Clinical and biochemical manifestation produced by scorpion (Hemiscorpius lepturus) venom in experimental animals
Mirakabbadi A., ZareZolfagharian, H.Hedayat, A.Jalali, A.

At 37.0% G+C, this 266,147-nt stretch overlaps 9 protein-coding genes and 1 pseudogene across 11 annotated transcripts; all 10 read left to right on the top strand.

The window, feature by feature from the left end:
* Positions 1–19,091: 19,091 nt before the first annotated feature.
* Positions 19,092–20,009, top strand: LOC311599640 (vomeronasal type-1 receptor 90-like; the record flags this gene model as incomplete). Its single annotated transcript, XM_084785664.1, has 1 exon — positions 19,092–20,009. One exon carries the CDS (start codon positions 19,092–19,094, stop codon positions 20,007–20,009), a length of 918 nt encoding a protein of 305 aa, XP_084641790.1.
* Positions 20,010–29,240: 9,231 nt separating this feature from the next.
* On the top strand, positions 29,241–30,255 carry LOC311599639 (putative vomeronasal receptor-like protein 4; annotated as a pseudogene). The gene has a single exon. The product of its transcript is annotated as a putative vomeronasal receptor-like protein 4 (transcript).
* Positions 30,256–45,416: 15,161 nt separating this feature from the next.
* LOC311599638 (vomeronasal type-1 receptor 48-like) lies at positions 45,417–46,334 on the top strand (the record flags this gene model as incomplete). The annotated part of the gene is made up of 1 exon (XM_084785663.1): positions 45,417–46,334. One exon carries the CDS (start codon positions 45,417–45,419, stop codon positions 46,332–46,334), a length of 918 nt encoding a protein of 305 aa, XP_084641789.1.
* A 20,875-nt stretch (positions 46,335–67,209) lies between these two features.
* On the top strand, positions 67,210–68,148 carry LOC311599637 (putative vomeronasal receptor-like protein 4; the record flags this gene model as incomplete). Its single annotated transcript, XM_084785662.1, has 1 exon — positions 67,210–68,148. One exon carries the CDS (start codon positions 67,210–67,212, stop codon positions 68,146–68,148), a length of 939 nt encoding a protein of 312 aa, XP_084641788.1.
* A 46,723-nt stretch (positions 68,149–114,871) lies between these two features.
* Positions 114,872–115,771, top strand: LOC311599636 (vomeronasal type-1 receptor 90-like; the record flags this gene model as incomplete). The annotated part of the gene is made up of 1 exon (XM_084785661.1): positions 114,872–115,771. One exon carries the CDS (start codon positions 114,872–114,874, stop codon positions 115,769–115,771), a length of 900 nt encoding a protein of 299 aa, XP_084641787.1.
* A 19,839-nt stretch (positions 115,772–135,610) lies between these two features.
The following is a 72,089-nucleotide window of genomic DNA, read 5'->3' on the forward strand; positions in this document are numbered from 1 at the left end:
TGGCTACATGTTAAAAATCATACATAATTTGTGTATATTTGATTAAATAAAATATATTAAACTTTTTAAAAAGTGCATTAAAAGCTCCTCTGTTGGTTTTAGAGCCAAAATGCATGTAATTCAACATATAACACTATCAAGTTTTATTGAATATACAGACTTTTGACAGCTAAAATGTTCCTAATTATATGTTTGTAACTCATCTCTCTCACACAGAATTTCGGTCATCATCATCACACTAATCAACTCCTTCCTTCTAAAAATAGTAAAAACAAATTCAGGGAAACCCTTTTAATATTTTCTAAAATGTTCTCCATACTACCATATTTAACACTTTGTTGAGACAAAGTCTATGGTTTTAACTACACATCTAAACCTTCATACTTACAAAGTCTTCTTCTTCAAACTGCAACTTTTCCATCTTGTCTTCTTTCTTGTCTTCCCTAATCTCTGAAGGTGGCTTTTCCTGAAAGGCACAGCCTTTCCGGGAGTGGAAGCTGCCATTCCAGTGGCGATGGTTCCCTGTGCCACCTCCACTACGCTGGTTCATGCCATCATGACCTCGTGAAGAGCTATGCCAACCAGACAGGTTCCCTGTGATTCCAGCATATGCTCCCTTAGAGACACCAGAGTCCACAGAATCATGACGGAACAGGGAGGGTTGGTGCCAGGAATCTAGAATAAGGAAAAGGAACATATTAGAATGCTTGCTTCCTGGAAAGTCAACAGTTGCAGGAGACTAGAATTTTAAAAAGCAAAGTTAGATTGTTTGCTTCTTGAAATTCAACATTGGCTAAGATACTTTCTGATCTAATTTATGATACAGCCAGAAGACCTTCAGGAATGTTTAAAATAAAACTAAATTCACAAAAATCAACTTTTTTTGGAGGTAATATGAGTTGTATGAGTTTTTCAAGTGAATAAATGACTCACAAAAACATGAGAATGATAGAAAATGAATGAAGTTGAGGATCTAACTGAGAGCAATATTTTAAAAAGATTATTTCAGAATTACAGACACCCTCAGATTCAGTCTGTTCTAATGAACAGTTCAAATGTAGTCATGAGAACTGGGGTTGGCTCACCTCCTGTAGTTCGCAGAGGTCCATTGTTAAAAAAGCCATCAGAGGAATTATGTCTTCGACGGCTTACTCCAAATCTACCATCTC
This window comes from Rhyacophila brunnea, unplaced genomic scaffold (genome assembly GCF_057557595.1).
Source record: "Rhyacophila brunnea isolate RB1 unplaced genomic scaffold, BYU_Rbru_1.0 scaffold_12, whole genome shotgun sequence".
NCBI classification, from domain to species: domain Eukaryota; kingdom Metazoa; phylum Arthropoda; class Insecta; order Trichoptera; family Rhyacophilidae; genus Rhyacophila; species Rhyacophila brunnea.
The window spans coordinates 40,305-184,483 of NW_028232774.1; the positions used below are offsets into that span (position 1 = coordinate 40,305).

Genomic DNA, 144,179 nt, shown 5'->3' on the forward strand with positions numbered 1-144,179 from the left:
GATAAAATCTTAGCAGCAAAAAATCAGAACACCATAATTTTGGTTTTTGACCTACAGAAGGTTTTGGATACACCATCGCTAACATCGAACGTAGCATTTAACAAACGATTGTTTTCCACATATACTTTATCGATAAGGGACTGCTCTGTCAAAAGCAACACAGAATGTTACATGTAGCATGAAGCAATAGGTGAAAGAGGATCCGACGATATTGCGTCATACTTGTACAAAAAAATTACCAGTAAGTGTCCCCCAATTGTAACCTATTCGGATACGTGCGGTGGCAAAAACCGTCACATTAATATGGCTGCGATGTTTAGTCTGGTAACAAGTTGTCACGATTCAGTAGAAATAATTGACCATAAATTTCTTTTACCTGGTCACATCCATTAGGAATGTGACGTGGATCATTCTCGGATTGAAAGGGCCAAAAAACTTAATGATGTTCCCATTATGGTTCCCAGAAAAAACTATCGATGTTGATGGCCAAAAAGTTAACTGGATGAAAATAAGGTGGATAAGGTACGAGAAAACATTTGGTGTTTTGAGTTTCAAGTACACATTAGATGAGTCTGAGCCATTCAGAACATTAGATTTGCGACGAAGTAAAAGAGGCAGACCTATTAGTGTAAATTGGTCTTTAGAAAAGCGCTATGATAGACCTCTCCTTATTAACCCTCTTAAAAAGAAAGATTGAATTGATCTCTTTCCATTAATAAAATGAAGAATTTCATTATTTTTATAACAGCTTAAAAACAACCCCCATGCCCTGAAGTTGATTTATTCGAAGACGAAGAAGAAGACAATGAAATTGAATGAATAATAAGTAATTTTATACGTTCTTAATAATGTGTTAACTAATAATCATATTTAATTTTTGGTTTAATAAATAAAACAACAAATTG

Several studies have been published about the clinical and biochemical manifestations produced by the venom of scorpions of the Buthidae family, but very few reports have indicated the manifestations induced by the venom of the Scorpionidae family. Hemiscorpius lepturus is an important scorpion species present in the south and southwestern part of Iran, causing morbidity and mortality in children and adults. For the present study, H. lepturus venom was extracted by electric shock and subcutaneously injected (6.3mg/kg) into a group of six rabbits. Blood collection was carried out before and three hours after venom injection for determination of osmotic fragility and levels of blood sugar, alanine aminotransferase (ALT), aspartate aminotransferase (AST), lactate dehydrogenase (LDH), creatine phosphokinase (CPK) and alkaline phosphatase (ALP). In vitro studies were also carried out to verify the osmotic fragility of red blood cells (RBCs) exposed to venom concentrations ranging from 0-90µg/2ml blood. Results showed the extreme effect of this venom on the lysis of RBCs both in vitro and in vivo. Venom injection caused significant (p>0.001) increase in ALT, AST, LDH and blood sugar levels. There was also an increase in CPK, and ALP levels after venom injection; however, it was not statistically significant. All animals died four hours after having received the venom. The current study revealed that the neurological effect of H. lepturus venom is similar to that of scorpions of the Buthidae family. However, they differ in RBCs lysis, which was highly significant when induced by H. lepturus venom, probably due to the presence of a type of phospholipase in this venom. Further studies are needed to provide a clearer view of the mechanism of action of H. lepturus venom.Texto completo